2-Naphthol, or β-naphthol, is a fluorescent colorless (or occasionally yellow) crystalline solid with the formula C10H7OH. It is an isomer of 1-naphthol, differing by the location of the hydroxyl group on the naphthalene ring. The naphthols are naphthalene homologues of phenol, but more reactive. Both isomers are soluble in simple alcohols, ethers, and chloroform. 2-Naphthol is a widely used intermediate for the production of dyes and other compounds.

2-Naphthol
Beta-Naphthol.svg
2-Naphthol-3D-balls.png
Β-Naphthol.jpg
Names
Preferred IUPAC name
Naphthalen-2-ol
Other names
2-Hydroxynaphthalene; 2-Naphthalenol; beta-Naphthol; Naphth-2-ol
Identifiers
3D model (JSmol)
742134
ChEBI
ChEMBL
ChemSpider
ECHA InfoCard 100.004.712 Edit this at Wikidata
EC Number
  • 205-182-7
27395
KEGG
RTECS number
  • QL2975000
UNII
UN number 3077
  • InChI=1S/C10H8O/c11-10-6-5-8-3-1-2-4-9(8)7-10/h1-7,11H checkY
    Key: JWAZRIHNYRIHIV-UHFFFAOYSA-N checkY
  • InChI=1/C10H8O/c11-10-6-5-8-3-1-2-4-9(8)7-10/h1-7,11H
    Key: JWAZRIHNYRIHIV-UHFFFAOYAV
  • Oc2ccc1c(cccc1)c2
  • c1ccc2cc(ccc2c1)O
Properties
C10H8O
Molar mass 144.173 g·mol−1
Appearance Colorless crystalline solid
Density 1.280 g/cm3
Melting point 121 to 123 °C (250 to 253 °F; 394 to 396 K)
Boiling point 285 °C (545 °F; 558 K)
0.74 g/L
Acidity (pKa) 9.51
-98.25·10−6 cm3/mol
Hazards
Occupational safety and health (OHS/OSH):
Main hazards
Harmful when inhaled or swallowed; dangerous to environment, esp. aquatic organisms.[1]
GHS labelling:
GHS07: Exclamation mark GHS09: Environmental hazard
Warning
H302, H332, H400
P261, P264, P270, P271, P273, P301+P312, P304+P312, P304+P340, P312, P330, P391, P501
NFPA 704 (fire diamond)
2
1
0
Flash point 161 °C (322 °F; 434 K)[1]
Except where otherwise noted, data are given for materials in their standard state (at 25 °C [77 °F], 100 kPa).
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ProductionEdit

Traditionally, 2-naphthol is produced by a two-step process that begins with the sulfonation of naphthalene in sulfuric acid:[2]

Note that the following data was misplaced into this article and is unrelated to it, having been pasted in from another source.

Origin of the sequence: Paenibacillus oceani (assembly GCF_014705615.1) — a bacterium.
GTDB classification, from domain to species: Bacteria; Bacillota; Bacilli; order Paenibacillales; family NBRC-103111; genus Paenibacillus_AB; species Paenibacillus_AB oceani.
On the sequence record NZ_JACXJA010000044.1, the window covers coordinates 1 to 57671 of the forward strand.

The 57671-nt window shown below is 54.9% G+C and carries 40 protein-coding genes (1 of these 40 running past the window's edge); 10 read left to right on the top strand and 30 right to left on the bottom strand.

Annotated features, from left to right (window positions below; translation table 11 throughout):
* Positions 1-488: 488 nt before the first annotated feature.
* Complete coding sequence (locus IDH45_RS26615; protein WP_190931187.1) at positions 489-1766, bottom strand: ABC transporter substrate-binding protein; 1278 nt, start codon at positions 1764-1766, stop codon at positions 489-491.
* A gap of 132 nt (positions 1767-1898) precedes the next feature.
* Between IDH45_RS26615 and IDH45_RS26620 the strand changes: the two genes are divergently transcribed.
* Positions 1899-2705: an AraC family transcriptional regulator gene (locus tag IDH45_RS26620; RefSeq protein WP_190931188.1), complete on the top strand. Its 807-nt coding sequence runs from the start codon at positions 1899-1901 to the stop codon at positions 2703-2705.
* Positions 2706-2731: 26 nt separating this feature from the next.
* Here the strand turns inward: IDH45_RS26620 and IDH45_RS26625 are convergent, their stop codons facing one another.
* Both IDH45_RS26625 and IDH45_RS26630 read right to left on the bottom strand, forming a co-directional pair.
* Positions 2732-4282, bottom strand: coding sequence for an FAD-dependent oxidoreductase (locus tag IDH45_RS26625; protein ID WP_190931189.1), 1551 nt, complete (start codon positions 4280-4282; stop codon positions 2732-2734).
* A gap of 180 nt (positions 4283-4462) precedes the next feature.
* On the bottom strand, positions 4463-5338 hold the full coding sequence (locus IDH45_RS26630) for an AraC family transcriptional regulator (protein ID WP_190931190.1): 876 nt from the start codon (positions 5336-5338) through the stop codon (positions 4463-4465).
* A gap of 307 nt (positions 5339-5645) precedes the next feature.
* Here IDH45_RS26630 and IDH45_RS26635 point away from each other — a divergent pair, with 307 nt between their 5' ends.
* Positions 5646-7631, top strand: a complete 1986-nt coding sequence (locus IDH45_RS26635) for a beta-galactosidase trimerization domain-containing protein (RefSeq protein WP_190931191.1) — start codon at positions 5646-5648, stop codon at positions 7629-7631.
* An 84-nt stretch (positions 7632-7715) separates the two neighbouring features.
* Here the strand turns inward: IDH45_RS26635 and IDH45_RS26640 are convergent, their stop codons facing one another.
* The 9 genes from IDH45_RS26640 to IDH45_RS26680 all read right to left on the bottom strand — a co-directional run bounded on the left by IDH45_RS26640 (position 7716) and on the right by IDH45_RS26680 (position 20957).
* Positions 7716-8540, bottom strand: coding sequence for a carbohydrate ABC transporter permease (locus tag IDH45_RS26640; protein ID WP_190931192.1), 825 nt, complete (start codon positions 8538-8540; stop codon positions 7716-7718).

C10H8 + H2SO4 → C10H7SO3H + H2O

The sulfonic acid group is then cleaved in molten sodium hydroxide:

C10H7(SO3H) + 3 NaOH → C10H7ONa + Na2SO3 + 2 H2O

Neutralization of the product with acid gives 2-naphthol.

2-Naphthol can also be produced by a method analogous to the cumene process.[2]

2-Naphthol-derived dyesEdit

The Sudan dyes are popular dyes noted for being soluble in organic solvents. Several of the Sudan dyes are derived from 2-naphthol by coupling with diazonium salts.[3] Sudan dyes I–IV and Sudan Red G consist of arylazo-substituted naphthols.

ReactionsEdit

2-Naphthol reacts to form BINOL, a C2-symmetric ligand popularized for use in asymmetric catalysis.

 

2-Naphthol converts to 2-naphthalenethiol via reaction with dimethylthiocarbamoyl chloride via the Newman–Kwart rearrangement.[4]

SafetyEdit

Naphthols (both the 1- and 2- isomers) are used as biomarkers for livestock and humans exposed to polycyclic aromatic hydrocarbons.[5]

ReferencesEdit

  1. ^ a b "MSDS safety data for 2-naphthol". Archived from the original on 3 March 2011.
  2. ^ a b Booth, Gerald (2005). "Naphthalene Derivatives". Ullmann's Encyclopedia of Industrial Chemistry. Weinheim: Wiley-VCH. doi:10.1002/14356007.a17_009.. full-text PDF
  3. ^ Booth, Gerald; Zollinger, Heinrich; McLaren, Keith; Sharples, William G.; Westwell, Alan (2000). "Dyes, General Survey". Ullmann's Encyclopedia of Industrial Chemistry. Wiley-VCH. doi:10.1002/14356007.a09_073. ISBN 9783527306732.
  4. ^ Melvin S. Newman; Frederick W. Hetzel (1971). "Thiophenols from Phenols: 2-Naphthalenethiol". Organic Syntheses. 51: 139. doi:10.15227/orgsyn.051.0139.
  5. ^ Sreekanth, R.; Prasanthkumar, Kavanal P.; Sunil Paul, M. M.; Aravind, Usha K.; Aravindakumar, C. T. (7 November 2013). "Oxidation Reactions of 1- and 2-Naphthols: An Experimental and Theoretical Study". The Journal of Physical Chemistry A. 117 (44): 11261–11270. Bibcode:2013JPCA..11711261S. doi:10.1021/jp4081355. PMID 24093754.

External linksEdit